After her group lesson based on the Gordon’s Music Learning Theory, when everyone was getting ready to go home, Hatty (3yo) was strumming the ukulele and composing this song by herself. She then came over to me and asked me to accompany her on the uke. Her mum and me had so much fun listening to her little concert that we decided to take a video and share it because we loved all the improvisations that Hatty was doing throughout the song! She’s changing the rhythms and the words, always checking the uke part, keep listening to the music. I also love her way of moving.
Thanks to her mum Morgan for allowing me to use the video! Well done Hatty!
Today we’d love to talk about one of the ways in which we get more in touch with our students’ musical learning progress: the observation of their motor responses to music.
Some of the easiest reactions to notice are the little legs (or little hands) moving to the beat. Finding ourselves moving when we listen to music happens to all of us, most of the time unconsciously. Rhythm, although, is something that gets stable later in the age (if properly supported).
So, how should we consider these little movements showed by the children during the sessions? We should remember that children’s body movement is in resonance with what they’re listening to, namely the music that surrounds them.
We can say that music moves the child even before the child knows it.
Children move unconsciously, in a space that is specially created for their freedom to experiment.
Furthermore, during the sessions, we can often observe children swaying with their whole bodies to the beat, shifting the weight from one leg to another, most of the time accordingly to the tempo and the speed of the music. Their centre of gravity is perfectly linked to the ground.
What else can we observe? Children move, run, jump. They fall. We can pay attention and notice exactly when that happens. We will then see that children fall on the musical cadences; at the end of the musical phrases; or at the end of the songs, meaning that they are constantly listening and following the music (even if they’re not looking at us).
Now is the moment to ask you… have you ever observed your students’ movement? Have you ever paid attention to these details? By doing it, you will be able to evaluate children’s rhythm development in a very natural way.
Why don’t you try to catch their motor responses in your next sessions and share with us your discoveries? You can describe them here in the comments or use the hashtag #firststepsinmusicon Instagram (remember to tag @Gordon UK so it will be easier for us to find you).
In a non-verbal context such as a music lesson that follows the Gordon’s MLT principles, body language becomes very important. Every glance, small movement or smile becomes a way of communicating with the children.
As we sing the songs, we observe the children and their parents, trying to capture their mood and their needs. Children aged between 0 to 3 cannot yet verbalise how they feel but through the body language, they express their entire world. They can tell us if they’re happy; if they feel good in the group; if they need more time to feel free to explore the space; if they are not yet ready to imitate our musical productions.
Everything is written in their expressions, in their way of moving and interacting.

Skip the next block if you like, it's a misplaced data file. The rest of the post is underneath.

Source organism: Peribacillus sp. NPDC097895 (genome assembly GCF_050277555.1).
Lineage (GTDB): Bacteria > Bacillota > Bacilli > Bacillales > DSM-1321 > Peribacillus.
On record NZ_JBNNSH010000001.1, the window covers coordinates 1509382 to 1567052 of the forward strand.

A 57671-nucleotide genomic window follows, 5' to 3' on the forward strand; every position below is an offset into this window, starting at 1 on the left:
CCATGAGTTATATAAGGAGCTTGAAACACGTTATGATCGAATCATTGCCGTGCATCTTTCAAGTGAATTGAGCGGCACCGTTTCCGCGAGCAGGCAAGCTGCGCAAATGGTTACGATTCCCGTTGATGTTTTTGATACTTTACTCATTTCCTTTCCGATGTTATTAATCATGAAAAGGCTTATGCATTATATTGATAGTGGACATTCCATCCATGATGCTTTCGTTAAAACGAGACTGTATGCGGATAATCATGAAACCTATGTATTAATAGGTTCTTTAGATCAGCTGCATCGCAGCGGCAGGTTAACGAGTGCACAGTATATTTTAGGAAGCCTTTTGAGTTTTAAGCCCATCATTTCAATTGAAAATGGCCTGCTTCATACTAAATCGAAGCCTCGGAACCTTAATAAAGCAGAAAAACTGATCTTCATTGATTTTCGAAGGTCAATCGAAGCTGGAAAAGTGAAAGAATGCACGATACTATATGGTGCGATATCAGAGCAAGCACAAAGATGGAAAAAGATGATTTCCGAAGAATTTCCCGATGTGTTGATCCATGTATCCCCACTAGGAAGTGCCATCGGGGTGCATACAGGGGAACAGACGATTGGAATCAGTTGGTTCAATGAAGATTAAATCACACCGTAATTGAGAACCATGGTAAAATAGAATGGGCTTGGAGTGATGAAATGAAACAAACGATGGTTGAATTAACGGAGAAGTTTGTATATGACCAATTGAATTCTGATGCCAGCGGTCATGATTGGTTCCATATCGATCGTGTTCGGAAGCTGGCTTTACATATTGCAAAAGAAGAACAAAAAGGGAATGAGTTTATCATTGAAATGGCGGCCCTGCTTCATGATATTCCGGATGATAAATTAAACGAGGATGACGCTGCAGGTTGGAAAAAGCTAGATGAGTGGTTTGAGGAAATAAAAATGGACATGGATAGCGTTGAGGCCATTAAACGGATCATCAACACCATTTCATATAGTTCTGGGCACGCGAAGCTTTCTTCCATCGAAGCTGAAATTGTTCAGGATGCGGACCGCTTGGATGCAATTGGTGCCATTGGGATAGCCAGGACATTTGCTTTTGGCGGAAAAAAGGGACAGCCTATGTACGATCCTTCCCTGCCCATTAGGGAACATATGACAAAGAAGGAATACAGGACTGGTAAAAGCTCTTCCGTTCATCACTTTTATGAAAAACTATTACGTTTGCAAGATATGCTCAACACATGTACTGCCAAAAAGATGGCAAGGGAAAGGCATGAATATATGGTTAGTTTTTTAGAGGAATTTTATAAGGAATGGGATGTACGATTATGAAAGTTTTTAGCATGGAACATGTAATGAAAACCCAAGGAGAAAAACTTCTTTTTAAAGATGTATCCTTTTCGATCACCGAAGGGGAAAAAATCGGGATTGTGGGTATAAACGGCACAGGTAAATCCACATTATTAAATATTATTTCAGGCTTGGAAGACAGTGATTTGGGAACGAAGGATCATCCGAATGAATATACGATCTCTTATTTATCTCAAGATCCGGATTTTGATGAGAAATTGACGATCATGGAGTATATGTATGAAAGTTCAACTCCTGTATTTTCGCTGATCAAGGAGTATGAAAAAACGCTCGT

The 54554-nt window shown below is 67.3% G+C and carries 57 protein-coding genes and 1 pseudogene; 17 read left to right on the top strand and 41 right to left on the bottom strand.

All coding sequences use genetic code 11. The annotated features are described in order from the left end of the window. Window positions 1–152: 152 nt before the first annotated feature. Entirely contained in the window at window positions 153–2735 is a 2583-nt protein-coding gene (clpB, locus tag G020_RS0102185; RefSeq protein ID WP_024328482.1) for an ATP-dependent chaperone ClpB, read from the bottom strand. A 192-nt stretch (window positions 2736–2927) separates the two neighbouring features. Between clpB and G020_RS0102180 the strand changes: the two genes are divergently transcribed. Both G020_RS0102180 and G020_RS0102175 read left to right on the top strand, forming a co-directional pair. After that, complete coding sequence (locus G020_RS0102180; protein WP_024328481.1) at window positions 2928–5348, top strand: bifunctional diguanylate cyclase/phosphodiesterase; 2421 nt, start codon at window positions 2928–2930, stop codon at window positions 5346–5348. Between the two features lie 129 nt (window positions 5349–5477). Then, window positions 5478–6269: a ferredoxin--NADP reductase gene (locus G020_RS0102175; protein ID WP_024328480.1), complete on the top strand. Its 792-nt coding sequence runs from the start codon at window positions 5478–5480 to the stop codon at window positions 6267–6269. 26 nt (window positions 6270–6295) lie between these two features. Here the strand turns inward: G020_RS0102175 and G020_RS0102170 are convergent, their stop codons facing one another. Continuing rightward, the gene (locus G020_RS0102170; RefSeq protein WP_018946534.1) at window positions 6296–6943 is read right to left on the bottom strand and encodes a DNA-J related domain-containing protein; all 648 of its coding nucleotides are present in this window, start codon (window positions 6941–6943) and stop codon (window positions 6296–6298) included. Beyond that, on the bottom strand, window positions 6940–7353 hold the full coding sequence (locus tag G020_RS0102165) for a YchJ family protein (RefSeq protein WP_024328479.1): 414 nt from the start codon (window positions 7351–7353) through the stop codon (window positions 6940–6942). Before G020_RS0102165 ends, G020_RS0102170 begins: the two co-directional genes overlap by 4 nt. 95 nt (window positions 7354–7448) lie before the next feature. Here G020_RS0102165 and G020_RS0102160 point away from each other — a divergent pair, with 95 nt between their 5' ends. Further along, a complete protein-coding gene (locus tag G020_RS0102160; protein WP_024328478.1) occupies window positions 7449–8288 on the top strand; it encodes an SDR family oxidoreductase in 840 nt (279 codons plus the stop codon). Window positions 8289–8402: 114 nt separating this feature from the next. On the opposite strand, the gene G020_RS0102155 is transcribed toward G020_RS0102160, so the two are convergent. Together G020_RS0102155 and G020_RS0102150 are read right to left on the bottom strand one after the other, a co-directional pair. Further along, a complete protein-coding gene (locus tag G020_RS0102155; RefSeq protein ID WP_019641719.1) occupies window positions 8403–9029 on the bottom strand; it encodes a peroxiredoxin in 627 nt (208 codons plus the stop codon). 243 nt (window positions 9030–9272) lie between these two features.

Eventually, when they feel welcomed, they are ready to share and play with the sounds, without fear of experimenting, in a totally non-judgmental environment.E
Right there, at that moment, when the necessary trust between the educator and the child has been created, the most important learning window of the human being’s life opens up. That is the space for us as educators to enter and step by step share our experience, sometimes on tiptoes, sometimes jumping!
FIRST STEPS IN MUSIC – LISTENING is a FREE 5-day course online that will help you to create a musical listening path with your students.
In the last weeks, we have worked hard to prepare this training opportunity and we hope you’ll find it interesting!
You will find many tips on how to create a good environment for listening, and insights on the role of silence and movement in children’s musical learning. At the end of the 5th day, there will also be a special gift for you.
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Flexibility is a good word to describe music therapy.
Improvisation is another good word.
Unpredictability another one.
Today I run a session with H., my 3 years old autistic patient.
Today he needed the mum inside the room.
This was not in my plans but I knew it could happen due to his young age. So she joined the session, coming into the room followed by her second little boy, younger than H., that was playing in the waiting room with her.
H., mum and brother, all of us making music together.
I had to change all my plans for this session. We discovered new musical games that H. seemed to like and we followed his needs.
It wasn’t the easiest session ever but we were there for him, all of us, and he gave us some big smiles and eye contacts. The mum is a pretty special mum and the baby brother as well. This helped me a lot.
The music therapy setting needs to be a safe place for the patients, especially in cases like this one, with really young children.
So it doesn’t matter if this kind of session goes out of the schemes, if I haven’t read about it in my books.
I felt that including the rest of the family was the right things to do, today.
I’m sure that little by little he will be able to stay alone with me again, as he did before.
I learnt something new today and I will keep remembering those three words in my future practice: